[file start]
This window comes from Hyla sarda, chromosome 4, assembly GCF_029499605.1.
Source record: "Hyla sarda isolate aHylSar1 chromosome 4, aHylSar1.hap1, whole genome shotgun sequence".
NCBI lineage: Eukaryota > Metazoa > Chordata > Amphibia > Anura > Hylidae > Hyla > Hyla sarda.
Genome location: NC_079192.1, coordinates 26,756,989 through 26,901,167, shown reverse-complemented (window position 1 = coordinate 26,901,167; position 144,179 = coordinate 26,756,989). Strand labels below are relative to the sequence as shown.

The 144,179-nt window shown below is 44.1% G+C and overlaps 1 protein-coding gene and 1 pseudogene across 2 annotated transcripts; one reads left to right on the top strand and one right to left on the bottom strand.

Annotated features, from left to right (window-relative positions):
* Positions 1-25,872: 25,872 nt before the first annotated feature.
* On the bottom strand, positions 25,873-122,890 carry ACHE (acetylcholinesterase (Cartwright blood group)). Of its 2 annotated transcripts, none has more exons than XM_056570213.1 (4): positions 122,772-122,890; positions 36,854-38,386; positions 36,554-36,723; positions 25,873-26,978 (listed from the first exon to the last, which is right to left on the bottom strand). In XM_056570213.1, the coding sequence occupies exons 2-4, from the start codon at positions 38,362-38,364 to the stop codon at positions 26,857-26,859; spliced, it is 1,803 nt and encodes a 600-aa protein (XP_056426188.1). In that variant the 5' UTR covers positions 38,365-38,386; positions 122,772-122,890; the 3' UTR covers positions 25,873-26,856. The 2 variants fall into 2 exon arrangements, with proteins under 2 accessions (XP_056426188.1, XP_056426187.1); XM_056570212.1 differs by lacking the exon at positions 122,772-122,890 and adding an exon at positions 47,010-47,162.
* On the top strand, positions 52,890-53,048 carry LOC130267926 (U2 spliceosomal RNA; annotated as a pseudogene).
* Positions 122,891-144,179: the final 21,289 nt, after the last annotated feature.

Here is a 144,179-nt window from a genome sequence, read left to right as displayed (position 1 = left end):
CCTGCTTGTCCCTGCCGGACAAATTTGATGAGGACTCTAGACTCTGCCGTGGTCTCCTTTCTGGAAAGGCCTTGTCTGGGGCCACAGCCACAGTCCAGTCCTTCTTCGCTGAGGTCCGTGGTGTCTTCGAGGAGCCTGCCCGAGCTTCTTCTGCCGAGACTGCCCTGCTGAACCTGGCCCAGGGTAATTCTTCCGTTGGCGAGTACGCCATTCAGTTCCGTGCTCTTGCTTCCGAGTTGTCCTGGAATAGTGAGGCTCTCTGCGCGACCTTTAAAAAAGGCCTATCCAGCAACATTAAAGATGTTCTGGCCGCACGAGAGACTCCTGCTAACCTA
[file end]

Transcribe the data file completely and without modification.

This window comes from Hyla sarda, chromosome 4, assembly GCF_029499605.1.
Source record: "Hyla sarda isolate aHylSar1 chromosome 4, aHylSar1.hap1, whole genome shotgun sequence".
NCBI lineage: Eukaryota > Metazoa > Chordata > Amphibia > Anura > Hylidae > Hyla > Hyla sarda.
Genome location: NC_079192.1, coordinates 26,756,989 through 26,901,167, shown reverse-complemented (window position 1 = coordinate 26,901,167; position 144,179 = coordinate 26,756,989). Strand labels below are relative to the sequence as shown.

The 144,179-nt window shown below is 44.1% G+C and overlaps 1 protein-coding gene and 1 pseudogene across 2 annotated transcripts; one reads left to right on the top strand and one right to left on the bottom strand.

Annotated features, from left to right (window-relative positions):
* Positions 1-25,872: 25,872 nt before the first annotated feature.
* On the bottom strand, positions 25,873-122,890 carry ACHE (acetylcholinesterase (Cartwright blood group)). Of its 2 annotated transcripts, none has more exons than XM_056570213.1 (4): positions 122,772-122,890; positions 36,854-38,386; positions 36,554-36,723; positions 25,873-26,978 (listed from the first exon to the last, which is right to left on the bottom strand). In XM_056570213.1, the coding sequence occupies exons 2-4, from the start codon at positions 38,362-38,364 to the stop codon at positions 26,857-26,859; spliced, it is 1,803 nt and encodes a 600-aa protein (XP_056426188.1). In that variant the 5' UTR covers positions 38,365-38,386; positions 122,772-122,890; the 3' UTR covers positions 25,873-26,856. The 2 variants fall into 2 exon arrangements, with proteins under 2 accessions (XP_056426188.1, XP_056426187.1); XM_056570212.1 differs by lacking the exon at positions 122,772-122,890 and adding an exon at positions 47,010-47,162.
* On the top strand, positions 52,890-53,048 carry LOC130267926 (U2 spliceosomal RNA; annotated as a pseudogene).
* Positions 122,891-144,179: the final 21,289 nt, after the last annotated feature.

Here is a 144,179-nt window from a genome sequence, read left to right as displayed (position 1 = left end):
CCTGCTTGTCCCTGCCGGACAAATTTGATGAGGACTCTAGACTCTGCCGTGGTCTCCTTTCTGGAAAGGCCTTGTCTGGGGCCACAGCCACAGTCCAGTCCTTCTTCGCTGAGGTCCGTGGTGTCTTCGAGGAGCCTGCCCGAGCTTCTTCTGCCGAGACTGCCCTGCTGAACCTGGCCCAGGGTAATTCTTCCGTTGGCGAGTACGCCATTCAGTTCCGTGCTCTTGCTTCCGAGTTGTCCTGGAATAGTGAGGCTCTCTGCGCGACCTTTAAAAAAGGCCTATCCAGCAACATTAAAGATGTTCTGGCCGCACGAGAGACTCCTGCTAACCTA